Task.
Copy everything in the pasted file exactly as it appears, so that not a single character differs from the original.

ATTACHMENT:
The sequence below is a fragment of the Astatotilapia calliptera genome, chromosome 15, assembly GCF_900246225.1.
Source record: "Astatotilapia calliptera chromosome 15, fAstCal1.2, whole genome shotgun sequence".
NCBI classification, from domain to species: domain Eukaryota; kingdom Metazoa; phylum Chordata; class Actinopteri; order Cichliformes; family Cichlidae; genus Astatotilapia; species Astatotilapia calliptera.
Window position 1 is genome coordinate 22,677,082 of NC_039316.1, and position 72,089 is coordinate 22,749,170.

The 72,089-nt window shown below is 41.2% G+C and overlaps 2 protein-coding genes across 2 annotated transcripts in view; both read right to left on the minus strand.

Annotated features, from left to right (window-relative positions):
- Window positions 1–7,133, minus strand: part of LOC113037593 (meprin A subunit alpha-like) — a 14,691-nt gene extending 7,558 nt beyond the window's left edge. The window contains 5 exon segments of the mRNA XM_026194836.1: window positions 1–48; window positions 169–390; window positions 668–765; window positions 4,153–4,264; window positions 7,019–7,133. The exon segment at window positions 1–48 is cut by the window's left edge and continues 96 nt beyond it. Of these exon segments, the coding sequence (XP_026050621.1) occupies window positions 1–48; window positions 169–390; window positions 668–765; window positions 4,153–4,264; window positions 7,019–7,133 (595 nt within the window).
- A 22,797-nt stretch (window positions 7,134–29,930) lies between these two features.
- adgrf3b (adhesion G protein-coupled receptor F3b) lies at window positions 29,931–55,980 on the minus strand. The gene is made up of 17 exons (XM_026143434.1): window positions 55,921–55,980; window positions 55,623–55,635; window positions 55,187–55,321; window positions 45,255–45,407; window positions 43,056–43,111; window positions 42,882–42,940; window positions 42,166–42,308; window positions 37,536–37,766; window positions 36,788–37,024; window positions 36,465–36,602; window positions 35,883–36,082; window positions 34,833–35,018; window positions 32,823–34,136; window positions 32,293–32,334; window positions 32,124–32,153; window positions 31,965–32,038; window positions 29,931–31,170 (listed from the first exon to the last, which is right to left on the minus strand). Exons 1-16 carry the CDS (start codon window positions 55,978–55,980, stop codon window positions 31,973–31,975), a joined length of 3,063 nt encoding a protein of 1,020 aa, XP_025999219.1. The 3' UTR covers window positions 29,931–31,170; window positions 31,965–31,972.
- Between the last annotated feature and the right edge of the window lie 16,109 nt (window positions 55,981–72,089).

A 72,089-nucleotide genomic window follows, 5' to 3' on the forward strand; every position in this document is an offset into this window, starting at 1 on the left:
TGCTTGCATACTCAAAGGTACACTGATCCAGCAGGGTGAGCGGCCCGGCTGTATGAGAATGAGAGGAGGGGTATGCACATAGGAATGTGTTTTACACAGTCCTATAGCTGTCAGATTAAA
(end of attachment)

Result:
The sequence below is a fragment of the Astatotilapia calliptera genome, chromosome 15, assembly GCF_900246225.1.
Source record: "Astatotilapia calliptera chromosome 15, fAstCal1.2, whole genome shotgun sequence".
NCBI classification, from domain to species: domain Eukaryota; kingdom Metazoa; phylum Chordata; class Actinopteri; order Cichliformes; family Cichlidae; genus Astatotilapia; species Astatotilapia calliptera.
Window position 1 is genome coordinate 22,677,082 of NC_039316.1, and position 72,089 is coordinate 22,749,170.

The 72,089-nt window shown below is 41.2% G+C and overlaps 2 protein-coding genes across 2 annotated transcripts in view; both read right to left on the minus strand.

Annotated features, from left to right (window-relative positions):
- Window positions 1–7,133, minus strand: part of LOC113037593 (meprin A subunit alpha-like) — a 14,691-nt gene extending 7,558 nt beyond the window's left edge. The window contains 5 exon segments of the mRNA XM_026194836.1: window positions 1–48; window positions 169–390; window positions 668–765; window positions 4,153–4,264; window positions 7,019–7,133. The exon segment at window positions 1–48 is cut by the window's left edge and continues 96 nt beyond it. Of these exon segments, the coding sequence (XP_026050621.1) occupies window positions 1–48; window positions 169–390; window positions 668–765; window positions 4,153–4,264; window positions 7,019–7,133 (595 nt within the window).
- A 22,797-nt stretch (window positions 7,134–29,930) lies between these two features.
- adgrf3b (adhesion G protein-coupled receptor F3b) lies at window positions 29,931–55,980 on the minus strand. The gene is made up of 17 exons (XM_026143434.1): window positions 55,921–55,980; window positions 55,623–55,635; window positions 55,187–55,321; window positions 45,255–45,407; window positions 43,056–43,111; window positions 42,882–42,940; window positions 42,166–42,308; window positions 37,536–37,766; window positions 36,788–37,024; window positions 36,465–36,602; window positions 35,883–36,082; window positions 34,833–35,018; window positions 32,823–34,136; window positions 32,293–32,334; window positions 32,124–32,153; window positions 31,965–32,038; window positions 29,931–31,170 (listed from the first exon to the last, which is right to left on the minus strand). Exons 1-16 carry the CDS (start codon window positions 55,978–55,980, stop codon window positions 31,973–31,975), a joined length of 3,063 nt encoding a protein of 1,020 aa, XP_025999219.1. The 3' UTR covers window positions 29,931–31,170; window positions 31,965–31,972.
- Between the last annotated feature and the right edge of the window lie 16,109 nt (window positions 55,981–72,089).

A 72,089-nucleotide genomic window follows, 5' to 3' on the forward strand; every position in this document is an offset into this window, starting at 1 on the left:
TGCTTGCATACTCAAAGGTACACTGATCCAGCAGGGTGAGCGGCCCGGCTGTATGAGAATGAGAGGAGGGGTATGCACATAGGAATGTGTTTTACACAGTCCTATAGCTGTCAGATTAAA